Take Work Seriously, Not Yourself

Reminiscing about and perhaps overanalyzing the first year of law school lends itself to identifying valuable lessons learned. These tips range from time-management minutiae to big-picture generalities.

Watch Legally Blonde and The Paper Chase before you arrive

Not because these films provide great insight into life at HLS, but because attending class will ruin those movies forever. After sitting in class for one day, I realized that the school doesn’t resemble the background shots of either movie. Legally Blonde was filmed in Los Angeles and only a few scenes of The Paper Chase were filmed on campus. Additionally, unless you’re fortunate enough to have Bruce Mann for Property, the professors are not nearly as intimidating as one would expect based on these films. In fact, professors are approachable and helpful — especially during office hours. Further, my sectionmates were remarkably kind. I was expecting invite-only study groups but instead found people generously sharing outlines and class notes. The films will be ruined forever. Watch them before it’s too late.

Review your notes

At a minimum, I recommend reading your notes from the previous class prior to the next class. This habit is helpful because it primes you for the new material and helps you commit the notes to memory. Additionally, the practice ensures that you’ve looked at the material at least one additional time prior to studying for finals.

Schedule time to think

This tip is obnoxious. It’s nerdy. It makes me want to steal my own lunch money. It also helped me tremendously. In the fall semester, I made the mistake of putting only reading blocks in my planner. I would finish reading for one class and immediately move on to the next topic. In the spring semester, I added an additional thirty minutes to think about the cases, analyze how they differed from one another, and place them within the larger scheme. In the fall, I approached reading in a task-oriented fashion. But in the spring, by intentionally scheduling time to analyze the cases, I began to see the bigger picture, which was the professors’ aim.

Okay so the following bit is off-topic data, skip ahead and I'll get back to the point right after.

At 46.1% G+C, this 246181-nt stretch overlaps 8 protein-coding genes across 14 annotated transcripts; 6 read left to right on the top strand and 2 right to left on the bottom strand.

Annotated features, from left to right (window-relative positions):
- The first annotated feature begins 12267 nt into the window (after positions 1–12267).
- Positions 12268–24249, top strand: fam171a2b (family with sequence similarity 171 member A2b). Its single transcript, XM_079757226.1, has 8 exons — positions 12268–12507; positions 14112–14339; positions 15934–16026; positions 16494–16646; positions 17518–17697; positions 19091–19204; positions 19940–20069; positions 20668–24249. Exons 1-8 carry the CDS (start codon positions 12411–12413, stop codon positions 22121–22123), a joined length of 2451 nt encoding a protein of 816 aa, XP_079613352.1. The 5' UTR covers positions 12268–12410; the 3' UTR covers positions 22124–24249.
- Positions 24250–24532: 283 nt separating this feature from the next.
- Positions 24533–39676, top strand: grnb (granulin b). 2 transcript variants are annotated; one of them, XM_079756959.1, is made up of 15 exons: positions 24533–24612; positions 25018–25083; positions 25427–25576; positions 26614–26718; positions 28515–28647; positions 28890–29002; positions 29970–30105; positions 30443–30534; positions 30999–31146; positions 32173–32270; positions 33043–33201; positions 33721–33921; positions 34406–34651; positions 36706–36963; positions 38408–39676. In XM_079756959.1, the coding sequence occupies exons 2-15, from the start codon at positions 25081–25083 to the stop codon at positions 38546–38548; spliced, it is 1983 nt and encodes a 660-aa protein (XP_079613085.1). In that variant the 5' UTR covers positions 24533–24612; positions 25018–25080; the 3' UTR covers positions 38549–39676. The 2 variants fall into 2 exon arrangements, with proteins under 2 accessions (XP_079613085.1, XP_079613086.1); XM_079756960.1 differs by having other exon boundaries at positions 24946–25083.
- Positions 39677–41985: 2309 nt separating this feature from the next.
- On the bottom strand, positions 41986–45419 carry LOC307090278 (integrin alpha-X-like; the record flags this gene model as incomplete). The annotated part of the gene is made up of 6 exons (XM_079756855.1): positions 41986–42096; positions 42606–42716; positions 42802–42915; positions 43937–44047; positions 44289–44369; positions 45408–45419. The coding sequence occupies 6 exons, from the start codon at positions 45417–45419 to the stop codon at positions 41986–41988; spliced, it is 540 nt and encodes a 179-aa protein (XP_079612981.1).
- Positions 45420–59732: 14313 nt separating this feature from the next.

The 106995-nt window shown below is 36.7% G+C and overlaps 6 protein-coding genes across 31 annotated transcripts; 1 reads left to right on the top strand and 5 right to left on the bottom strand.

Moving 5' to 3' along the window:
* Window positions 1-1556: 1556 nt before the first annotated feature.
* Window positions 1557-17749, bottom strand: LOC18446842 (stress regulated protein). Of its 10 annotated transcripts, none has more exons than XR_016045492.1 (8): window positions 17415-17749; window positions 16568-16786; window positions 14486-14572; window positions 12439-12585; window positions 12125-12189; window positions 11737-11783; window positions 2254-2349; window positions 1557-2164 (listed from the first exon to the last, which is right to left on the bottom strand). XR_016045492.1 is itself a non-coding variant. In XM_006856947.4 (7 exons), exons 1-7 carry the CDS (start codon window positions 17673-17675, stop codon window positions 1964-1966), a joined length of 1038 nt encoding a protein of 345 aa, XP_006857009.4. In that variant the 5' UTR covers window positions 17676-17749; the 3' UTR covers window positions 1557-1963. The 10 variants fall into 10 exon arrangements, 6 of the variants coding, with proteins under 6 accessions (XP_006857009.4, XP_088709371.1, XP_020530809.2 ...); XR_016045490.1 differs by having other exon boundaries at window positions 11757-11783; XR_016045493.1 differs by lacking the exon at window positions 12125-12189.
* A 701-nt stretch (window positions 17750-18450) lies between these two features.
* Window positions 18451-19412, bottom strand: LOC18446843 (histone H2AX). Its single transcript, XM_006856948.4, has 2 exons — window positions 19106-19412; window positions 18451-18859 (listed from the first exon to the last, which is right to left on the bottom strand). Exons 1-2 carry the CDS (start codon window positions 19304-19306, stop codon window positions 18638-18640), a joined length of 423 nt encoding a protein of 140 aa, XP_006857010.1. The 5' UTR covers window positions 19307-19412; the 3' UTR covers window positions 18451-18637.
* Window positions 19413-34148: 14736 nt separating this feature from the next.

Connect with people outside of your section

Nothing bonds people like a sweaty palmed cold-call. You’re going to make friends in your section. But I also found great communities through extracurricular activities such as the Federalist Society. Members of the Federalist Society scheduled debates, brought interesting speakers to school, and hosted off-campus social events. They fostered a balanced and open conversation about the role of government and judicial restraint. I appreciated that membership was open to everyone and that the people involved held diverse views on a broad range of issues. The Federalist Society also has lawyer chapters, and the community I formed in Harvard’s chapter of the Federalist Society can carry over into my professional life after graduation.

In short, the students that seem to thrive take their work very seriously but tend not to take themselves too seriously. Variations of this advice have been attributed to Margot Fonteyn, Dwight D. Eisenhower, and Judi Dench. So it must be true.

Sarah Catalano is a 2L. She is the vice president for membership of the Harvard Federalist Society.

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